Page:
The very recent resurgence of the Labour Party has puzzled people.
How, they ask, could this now rag-tag bunch under the dubious leadership of Calamity Corbyn be suddenly snapping at the heels of the once unassailable Tories? And many column inches are turned over to the discussion.
For me the answer is quite straight-forward. Jeremy Corbyn is offering an old fashioned Labour Party message – tax the rich, borrow what you can and spend, with the money going to 'the people'.
This is diametrically opposed to the perceived traditional Tory message of low tax, keeping a tight hold on the purse strings, making people pay their own way and looking after the more well-off.
For many years one would have been hard pressed to force a cigarette paper between the two main parties, but now there's an ocean between the red beaches of Labour and the blue Tory shores.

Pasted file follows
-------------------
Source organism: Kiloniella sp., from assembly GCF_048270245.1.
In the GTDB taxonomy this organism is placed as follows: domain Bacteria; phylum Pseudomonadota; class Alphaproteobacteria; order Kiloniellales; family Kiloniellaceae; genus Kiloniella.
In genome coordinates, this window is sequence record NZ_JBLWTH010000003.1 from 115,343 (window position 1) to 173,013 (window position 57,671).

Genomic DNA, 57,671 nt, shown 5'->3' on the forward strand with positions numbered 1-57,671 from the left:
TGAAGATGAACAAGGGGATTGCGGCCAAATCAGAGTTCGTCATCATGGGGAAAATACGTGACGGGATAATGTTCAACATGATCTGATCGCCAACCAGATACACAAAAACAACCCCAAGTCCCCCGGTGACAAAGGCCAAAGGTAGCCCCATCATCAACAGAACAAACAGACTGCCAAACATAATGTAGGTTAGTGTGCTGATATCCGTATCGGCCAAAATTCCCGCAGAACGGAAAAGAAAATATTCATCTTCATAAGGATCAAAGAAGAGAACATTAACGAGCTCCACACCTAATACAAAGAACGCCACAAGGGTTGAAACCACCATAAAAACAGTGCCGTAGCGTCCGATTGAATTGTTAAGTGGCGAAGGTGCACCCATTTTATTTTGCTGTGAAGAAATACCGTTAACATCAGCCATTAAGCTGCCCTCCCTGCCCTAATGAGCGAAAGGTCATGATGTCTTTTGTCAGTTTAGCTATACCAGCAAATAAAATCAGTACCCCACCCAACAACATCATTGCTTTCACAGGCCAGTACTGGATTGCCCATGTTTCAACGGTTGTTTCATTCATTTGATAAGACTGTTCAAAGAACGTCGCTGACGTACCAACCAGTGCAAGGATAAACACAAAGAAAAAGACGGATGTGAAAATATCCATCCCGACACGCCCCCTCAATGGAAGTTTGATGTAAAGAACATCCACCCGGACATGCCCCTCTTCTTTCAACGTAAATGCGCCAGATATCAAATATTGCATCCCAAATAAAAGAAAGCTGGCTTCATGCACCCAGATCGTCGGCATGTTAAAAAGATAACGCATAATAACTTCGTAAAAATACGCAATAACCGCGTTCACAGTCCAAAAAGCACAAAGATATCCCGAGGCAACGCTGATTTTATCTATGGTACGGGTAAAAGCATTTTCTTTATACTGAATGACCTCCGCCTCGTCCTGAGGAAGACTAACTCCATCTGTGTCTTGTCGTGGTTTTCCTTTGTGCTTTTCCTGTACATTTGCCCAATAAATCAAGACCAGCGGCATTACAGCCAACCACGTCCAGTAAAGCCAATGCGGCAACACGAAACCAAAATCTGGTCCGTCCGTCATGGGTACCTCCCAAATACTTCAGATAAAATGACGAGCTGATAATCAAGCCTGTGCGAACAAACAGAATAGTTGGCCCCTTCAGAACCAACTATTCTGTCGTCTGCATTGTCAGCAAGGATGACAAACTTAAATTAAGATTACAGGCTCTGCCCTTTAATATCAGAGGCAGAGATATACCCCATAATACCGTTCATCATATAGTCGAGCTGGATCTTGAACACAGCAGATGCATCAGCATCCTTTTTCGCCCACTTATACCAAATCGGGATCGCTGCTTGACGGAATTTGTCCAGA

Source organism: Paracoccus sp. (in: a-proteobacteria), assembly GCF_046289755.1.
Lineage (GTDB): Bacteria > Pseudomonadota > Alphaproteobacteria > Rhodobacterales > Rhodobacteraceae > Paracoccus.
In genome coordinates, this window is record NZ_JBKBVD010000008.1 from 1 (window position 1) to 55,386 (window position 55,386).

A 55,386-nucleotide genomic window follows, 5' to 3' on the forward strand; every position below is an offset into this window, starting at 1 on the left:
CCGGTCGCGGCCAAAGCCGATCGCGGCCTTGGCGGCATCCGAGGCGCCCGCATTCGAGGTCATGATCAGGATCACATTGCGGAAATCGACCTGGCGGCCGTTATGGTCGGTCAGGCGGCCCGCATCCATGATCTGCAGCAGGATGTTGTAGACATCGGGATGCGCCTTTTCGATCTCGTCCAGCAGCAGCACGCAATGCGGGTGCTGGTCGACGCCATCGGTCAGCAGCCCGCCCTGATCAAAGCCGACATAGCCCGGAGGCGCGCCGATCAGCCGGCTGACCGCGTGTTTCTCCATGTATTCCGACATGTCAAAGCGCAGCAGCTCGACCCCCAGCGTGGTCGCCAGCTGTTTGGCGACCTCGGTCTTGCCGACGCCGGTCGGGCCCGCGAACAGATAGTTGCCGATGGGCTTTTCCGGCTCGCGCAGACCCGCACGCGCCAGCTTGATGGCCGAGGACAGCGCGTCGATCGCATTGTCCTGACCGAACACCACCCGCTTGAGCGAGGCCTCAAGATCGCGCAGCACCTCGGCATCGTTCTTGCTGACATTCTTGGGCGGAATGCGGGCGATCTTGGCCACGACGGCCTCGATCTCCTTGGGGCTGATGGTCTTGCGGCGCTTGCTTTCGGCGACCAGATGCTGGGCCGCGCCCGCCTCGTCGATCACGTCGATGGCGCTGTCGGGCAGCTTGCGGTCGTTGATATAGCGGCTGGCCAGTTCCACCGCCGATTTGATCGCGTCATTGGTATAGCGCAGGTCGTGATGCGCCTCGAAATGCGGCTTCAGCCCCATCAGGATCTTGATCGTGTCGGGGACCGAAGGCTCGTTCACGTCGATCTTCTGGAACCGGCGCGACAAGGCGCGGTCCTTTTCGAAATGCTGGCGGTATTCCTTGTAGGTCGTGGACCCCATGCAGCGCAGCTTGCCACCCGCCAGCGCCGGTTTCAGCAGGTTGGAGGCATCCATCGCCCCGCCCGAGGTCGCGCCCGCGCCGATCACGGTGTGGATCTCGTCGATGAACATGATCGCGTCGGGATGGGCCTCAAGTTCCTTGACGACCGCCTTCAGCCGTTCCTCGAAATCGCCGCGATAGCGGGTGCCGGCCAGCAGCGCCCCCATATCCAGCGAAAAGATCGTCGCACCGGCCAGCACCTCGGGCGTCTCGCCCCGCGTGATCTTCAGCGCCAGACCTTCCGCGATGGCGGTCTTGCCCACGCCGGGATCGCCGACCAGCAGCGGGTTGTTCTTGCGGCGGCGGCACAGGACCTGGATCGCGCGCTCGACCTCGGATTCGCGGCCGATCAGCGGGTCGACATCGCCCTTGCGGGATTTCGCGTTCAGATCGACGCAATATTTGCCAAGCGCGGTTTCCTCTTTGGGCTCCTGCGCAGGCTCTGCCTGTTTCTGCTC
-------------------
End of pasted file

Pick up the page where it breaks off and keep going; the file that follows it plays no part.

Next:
In a few short weeks Labour has taken what was once accepted as a Brexit election by the scruff of the neck, given it a good shake and transformed it into a true general election – Brexit is fast falling to the bottom of the agenda.
British politics is once again down to the red or blue binary choice with the other parties being almost irrelevant. Class war, rich against poor, fox-hunting debates – it's just like the good old days.
And as this develops in the last few days of the campaign, expect to see the minor parties votes being further squeezed as the left rallies to a Labour Party that might just pull it off and the right see the Tories as their only saviour as the polls narrow.
The odds may still be against Corbyn making it to number ten, but it'll be very interesting.